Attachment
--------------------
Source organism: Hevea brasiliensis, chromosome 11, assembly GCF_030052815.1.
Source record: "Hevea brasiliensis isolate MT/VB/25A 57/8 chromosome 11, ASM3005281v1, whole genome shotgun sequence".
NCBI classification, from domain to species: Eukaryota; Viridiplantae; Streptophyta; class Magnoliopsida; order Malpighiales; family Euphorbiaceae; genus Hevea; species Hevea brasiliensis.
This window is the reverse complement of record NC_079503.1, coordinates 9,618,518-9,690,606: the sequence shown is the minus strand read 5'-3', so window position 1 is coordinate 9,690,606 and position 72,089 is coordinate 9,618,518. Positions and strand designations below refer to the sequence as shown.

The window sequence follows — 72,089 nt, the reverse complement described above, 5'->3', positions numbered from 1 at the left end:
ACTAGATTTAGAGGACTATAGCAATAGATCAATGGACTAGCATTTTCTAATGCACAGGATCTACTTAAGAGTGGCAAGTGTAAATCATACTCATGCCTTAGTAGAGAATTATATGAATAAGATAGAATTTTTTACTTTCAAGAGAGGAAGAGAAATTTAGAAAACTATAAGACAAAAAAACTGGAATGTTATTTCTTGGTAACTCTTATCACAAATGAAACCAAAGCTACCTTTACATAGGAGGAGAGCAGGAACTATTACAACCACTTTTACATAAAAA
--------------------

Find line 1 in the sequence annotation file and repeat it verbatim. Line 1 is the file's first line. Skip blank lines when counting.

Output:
Source organism: Hevea brasiliensis, chromosome 11, assembly GCF_030052815.1.